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How Russian hackers infiltrated the DNC and how you can prevent getting phished


On Friday, Robert Mueller, Special Counsel for the United States Department of Justice, indicted 12 Russian spies for their involvement in the hacking of the Democratic National Committee network and the distribution of private emails and information related to the network. It was part of Russia's efforts to manipulate the 2016 US presidential election. Mueller's investigation details how these hackers managed to gain access to the DNC network, and it serves as a warning to us all.

According to a report by VOX, "It started with a single spear phishing email; a personalized, targeted hacking attempt sent to an employee at the Democratic Congressional Campaign Committee. Once inside the DCCC network they were also able to gain access to the DNC using malware on employee’s computers."

During a period of just over a year, hackers flooded specific email accounts with phishing messages that posed as official notifications from Google. Below is one such example of an email sent to Hillary Clinton's campaign aide, William Rinehart.

phising email.jpg

Looks familiar, doesn't it. Hackers will use popular sites like Google, Netflix, the PlayStation Network, and so on, to trick people into believing that something is wrong with their subscription and that they need to reset their password or other information. The moment you click on the link, the hacker has access to your device. These phishing emails will include information like your name and a subscription you belong to, so you'll believe it is legit.

According to VOX, a staggering 91% of cyberattacks start with a phishing email scam. The big Sony hack of November 2014 is one such example. The Democratic Congressional Campaign Committee network breach started with a single email like the above example where an employee was asked to change her password and login details. The Russian hackers behind the email took screenshots of her changing the details, as well as used a keylogger to track exactly what she typed. So, when she logged into her DCCC account, they could log in as well. One email breach gave them access to everything on the DCCC network - opposition research, private emails, you name it. Not only did they gain access to information, they also installed malware on nine other computers on the DCCC network.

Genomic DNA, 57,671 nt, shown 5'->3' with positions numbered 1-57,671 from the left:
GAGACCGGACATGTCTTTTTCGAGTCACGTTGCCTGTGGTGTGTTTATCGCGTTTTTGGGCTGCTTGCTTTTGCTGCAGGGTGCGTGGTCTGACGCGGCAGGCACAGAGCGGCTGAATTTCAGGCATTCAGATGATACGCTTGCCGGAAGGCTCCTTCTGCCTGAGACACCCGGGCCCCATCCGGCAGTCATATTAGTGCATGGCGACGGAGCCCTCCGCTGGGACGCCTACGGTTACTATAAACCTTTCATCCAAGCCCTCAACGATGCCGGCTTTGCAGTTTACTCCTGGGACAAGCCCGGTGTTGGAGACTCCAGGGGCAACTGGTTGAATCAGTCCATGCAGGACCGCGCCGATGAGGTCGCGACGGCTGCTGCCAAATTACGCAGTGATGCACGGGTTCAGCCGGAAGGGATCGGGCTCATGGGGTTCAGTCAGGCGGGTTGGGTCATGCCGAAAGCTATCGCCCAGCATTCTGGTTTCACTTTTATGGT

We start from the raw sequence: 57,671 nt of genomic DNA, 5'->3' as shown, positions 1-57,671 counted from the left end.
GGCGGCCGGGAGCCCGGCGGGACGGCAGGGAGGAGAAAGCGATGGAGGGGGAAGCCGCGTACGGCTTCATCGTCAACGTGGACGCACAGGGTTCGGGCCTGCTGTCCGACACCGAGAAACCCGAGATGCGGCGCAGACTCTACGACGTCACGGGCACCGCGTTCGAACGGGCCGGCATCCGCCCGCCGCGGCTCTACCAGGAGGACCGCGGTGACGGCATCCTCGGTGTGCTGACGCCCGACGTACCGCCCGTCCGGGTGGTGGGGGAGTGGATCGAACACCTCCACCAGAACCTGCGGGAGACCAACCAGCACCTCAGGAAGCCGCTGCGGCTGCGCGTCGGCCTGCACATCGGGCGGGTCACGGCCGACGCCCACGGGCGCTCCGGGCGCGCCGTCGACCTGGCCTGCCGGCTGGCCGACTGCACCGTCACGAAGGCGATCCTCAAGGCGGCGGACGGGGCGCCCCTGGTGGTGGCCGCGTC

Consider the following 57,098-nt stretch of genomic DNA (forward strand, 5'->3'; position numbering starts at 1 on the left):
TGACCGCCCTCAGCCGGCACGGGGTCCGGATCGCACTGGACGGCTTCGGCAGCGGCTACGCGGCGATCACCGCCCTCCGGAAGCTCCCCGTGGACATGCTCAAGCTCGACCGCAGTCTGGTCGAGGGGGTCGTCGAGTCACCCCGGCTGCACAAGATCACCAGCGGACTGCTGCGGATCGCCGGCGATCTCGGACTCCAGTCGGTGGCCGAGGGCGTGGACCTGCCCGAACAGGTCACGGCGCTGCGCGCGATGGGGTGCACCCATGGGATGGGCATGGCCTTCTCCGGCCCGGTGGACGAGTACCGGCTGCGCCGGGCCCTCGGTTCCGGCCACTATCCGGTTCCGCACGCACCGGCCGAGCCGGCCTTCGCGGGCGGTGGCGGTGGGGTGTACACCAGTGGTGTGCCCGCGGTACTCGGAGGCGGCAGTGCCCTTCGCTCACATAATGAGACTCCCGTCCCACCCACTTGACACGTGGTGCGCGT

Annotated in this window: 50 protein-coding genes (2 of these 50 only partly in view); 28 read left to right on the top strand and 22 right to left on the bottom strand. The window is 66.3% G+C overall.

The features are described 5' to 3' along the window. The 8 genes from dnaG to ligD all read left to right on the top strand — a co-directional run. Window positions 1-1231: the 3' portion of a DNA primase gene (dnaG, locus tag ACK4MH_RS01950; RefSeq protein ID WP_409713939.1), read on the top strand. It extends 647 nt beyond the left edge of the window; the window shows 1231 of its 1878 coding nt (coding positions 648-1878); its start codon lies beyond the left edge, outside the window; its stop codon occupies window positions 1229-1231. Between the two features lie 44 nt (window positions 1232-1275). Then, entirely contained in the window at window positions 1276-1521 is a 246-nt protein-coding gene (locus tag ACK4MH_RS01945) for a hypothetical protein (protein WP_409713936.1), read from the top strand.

One of these computers had access to the Democratic National Committee network, and the hackers were able to the breach the larger network. It had a snowball effect and they stole thousands of emails which Wikileaks then leaked online for everyone to read. The Clinton campaign was crippled.

So how do you tell the difference between a spear phishing  email and a legitimate one, and how do you prevent getting hacked?

Two-factor authentication is a good start, but it is not enough. Firstly, check the URL to see if it is legitimate, that it contains the proposed company's credentials. Secondly, don't access your account directly from the email link, go to the official website, be it your PlayStation Network login, Google, or Netflix accounts. VOX reports that 56% of people who fall for phishing scams do so from a message they receive directly on their cell phone. Don't click on it, if it looks suspicious it probably is.

The video below gives a quick rundown of the DCCC and DNC network breaches and how to prevent hackers from getting to you, too.

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"It started with a single spear phishing email"

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